Making the rounds of many of the news outlets today is some good news offered by the European Union. Earlier this month, meeting in Brussels, the European Commission, siding with the opinions of 27 member nation fishery ministers, proposed amending EU regulations on shark fishing by recommending a total ban on shark finning both within EU waters and by all EU-registered vessels worldwide. Today, the Council of the European Union gave its approval of the measure.
While EU regulations have already prohibited shark finning, the actual execution was riddled with loopholes and special permits, all originally intended to promote commercial shark fishing management. However, monitoring and enforcement was difficult to attain and so, ultimately, a complete ban was deemed best.
As good as this all sounds, in reality it is an incremental step. Properly permitted vessels will still be able to take sharks, but they will be required to land them whole - fins attached. This is a disadvantage to the boat operators as whole shark carcasses will fill up a boat's hold with low value meat compared to the more highly prized shark fin. It could very well prove to be enough of an inducement for many boats to move out of the shark fin business altogether, finding it no longer economically worthwhile.
The proposed ban represents both a move by the EU to better monitor the shark fishing industry and to put the squeeze on what is viewed as an industry that would eventually collapse due to declining shark populations. While Asia is often criticized for its growing market demand for shark fin, it is the EU that happens to be the largest exporter of shark fins worldwide. As an example, according to some reports, the hammerhead shark has all but become extinct in the Mediterranean.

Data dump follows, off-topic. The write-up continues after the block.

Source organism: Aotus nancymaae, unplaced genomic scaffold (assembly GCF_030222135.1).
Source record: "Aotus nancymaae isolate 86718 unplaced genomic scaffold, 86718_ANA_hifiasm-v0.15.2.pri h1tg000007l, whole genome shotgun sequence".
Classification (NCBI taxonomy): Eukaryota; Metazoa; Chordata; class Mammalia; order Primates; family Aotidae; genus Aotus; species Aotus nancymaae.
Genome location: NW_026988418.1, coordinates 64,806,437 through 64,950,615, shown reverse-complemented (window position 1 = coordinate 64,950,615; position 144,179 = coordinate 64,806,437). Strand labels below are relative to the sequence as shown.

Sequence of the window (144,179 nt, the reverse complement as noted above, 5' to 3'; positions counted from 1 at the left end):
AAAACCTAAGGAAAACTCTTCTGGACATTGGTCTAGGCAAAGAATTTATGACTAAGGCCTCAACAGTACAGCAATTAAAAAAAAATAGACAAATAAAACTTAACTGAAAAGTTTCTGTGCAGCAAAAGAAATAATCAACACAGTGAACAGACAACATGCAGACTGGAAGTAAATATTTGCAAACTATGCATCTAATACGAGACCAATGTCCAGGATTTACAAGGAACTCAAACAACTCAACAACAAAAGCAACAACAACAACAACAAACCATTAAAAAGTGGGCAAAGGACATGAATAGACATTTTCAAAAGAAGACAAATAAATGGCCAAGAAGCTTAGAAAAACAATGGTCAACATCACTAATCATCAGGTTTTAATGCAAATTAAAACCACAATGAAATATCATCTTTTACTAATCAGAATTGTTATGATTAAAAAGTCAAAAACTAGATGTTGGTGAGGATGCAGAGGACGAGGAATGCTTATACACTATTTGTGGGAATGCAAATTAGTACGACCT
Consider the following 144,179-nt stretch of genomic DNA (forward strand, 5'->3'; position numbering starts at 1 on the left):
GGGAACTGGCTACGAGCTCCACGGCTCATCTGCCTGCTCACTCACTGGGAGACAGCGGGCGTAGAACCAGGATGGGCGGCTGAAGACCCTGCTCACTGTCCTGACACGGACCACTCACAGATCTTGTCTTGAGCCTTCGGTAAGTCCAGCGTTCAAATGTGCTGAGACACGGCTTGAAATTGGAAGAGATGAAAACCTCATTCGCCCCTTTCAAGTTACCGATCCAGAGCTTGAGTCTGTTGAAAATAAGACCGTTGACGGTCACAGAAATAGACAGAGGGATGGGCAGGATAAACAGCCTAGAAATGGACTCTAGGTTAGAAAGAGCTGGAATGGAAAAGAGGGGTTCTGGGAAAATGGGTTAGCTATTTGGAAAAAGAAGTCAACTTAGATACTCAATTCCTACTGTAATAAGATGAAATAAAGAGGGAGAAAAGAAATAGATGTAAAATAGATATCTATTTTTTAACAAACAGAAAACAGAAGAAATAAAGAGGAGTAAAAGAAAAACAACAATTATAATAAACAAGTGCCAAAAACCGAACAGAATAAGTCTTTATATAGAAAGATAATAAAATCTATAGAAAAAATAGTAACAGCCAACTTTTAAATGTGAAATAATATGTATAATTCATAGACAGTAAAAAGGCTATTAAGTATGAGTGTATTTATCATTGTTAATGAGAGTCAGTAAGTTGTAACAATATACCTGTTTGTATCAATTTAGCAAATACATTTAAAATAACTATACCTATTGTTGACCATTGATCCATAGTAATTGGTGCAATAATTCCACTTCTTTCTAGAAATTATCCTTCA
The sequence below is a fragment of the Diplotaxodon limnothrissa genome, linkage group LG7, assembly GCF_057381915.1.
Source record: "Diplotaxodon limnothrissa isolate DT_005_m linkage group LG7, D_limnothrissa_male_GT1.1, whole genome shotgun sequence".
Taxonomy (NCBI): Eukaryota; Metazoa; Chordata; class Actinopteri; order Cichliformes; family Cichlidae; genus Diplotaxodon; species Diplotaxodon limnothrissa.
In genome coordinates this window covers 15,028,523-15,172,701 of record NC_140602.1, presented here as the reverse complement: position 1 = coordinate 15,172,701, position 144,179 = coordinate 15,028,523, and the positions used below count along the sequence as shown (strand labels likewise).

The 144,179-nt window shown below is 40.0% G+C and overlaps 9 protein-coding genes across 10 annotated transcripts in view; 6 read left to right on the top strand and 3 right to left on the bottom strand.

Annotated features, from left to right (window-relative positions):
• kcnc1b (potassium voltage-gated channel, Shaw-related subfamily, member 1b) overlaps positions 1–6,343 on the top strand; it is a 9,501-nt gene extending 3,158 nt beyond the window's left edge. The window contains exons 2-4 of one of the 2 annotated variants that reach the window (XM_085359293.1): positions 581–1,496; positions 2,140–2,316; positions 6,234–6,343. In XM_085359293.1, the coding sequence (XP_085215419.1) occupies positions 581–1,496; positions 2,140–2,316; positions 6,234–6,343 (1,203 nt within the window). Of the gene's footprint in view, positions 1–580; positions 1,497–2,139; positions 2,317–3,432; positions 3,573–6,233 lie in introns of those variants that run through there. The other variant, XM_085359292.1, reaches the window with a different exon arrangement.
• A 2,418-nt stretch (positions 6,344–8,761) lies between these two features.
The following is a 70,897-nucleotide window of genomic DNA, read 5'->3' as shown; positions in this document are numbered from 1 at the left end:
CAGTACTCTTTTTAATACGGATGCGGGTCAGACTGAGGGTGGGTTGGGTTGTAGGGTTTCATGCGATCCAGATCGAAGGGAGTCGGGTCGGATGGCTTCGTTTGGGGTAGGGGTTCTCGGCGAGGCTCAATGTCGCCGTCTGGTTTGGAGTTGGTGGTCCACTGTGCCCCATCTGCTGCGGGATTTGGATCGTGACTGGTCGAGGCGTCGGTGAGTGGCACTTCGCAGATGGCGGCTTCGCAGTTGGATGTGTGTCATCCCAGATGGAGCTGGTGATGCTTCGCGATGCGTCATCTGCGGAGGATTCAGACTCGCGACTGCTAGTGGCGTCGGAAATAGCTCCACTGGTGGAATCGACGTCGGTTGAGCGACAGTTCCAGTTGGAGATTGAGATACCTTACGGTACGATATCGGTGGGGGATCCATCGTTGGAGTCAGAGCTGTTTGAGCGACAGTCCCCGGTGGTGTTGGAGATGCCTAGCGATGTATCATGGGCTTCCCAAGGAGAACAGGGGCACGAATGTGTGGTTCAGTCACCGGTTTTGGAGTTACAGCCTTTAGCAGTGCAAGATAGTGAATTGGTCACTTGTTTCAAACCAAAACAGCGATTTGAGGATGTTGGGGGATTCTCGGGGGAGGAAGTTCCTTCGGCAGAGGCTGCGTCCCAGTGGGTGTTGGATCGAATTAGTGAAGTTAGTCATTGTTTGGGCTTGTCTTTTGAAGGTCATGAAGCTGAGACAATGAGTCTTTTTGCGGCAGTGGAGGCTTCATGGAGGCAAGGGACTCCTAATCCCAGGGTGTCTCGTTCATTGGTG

The EU fishery ministers are also seeking support for a measure that would ban the practice of discarding fish that do not meet qualifications or are commercially undesirable. What they are proposing is a major assault on bycatch. In essence, if you caught it, you keep it. And it could ultimately force fishing vessels to either utilize any and all approaches that would minimize bycatch (better fishing techniques, nets or hooks) or seek markets for catches that may not be as profitable. As reported by the Associated Press, the European Commission says that up to half of the whitefish and 70 percent of the flatfish caught by fisheries is discarded.
This proposal faces some stiff resistance from several member nations, particularly France and Spain, so time will tell as to whether it succeeds, But for now, the shark fin ban seems to be on track. The proposal awaits a first reading in the European Parliament before being formalized into law.
A positive step in a comprehensive, but complicated, strategy for shark conservation - addressing the dealers of shark fin products by simplifying shark fishery management policy and, in so doing, indirectly hitting them where it hurts most: the bottom line.
Source: Boston News
Source: Courthouse News Service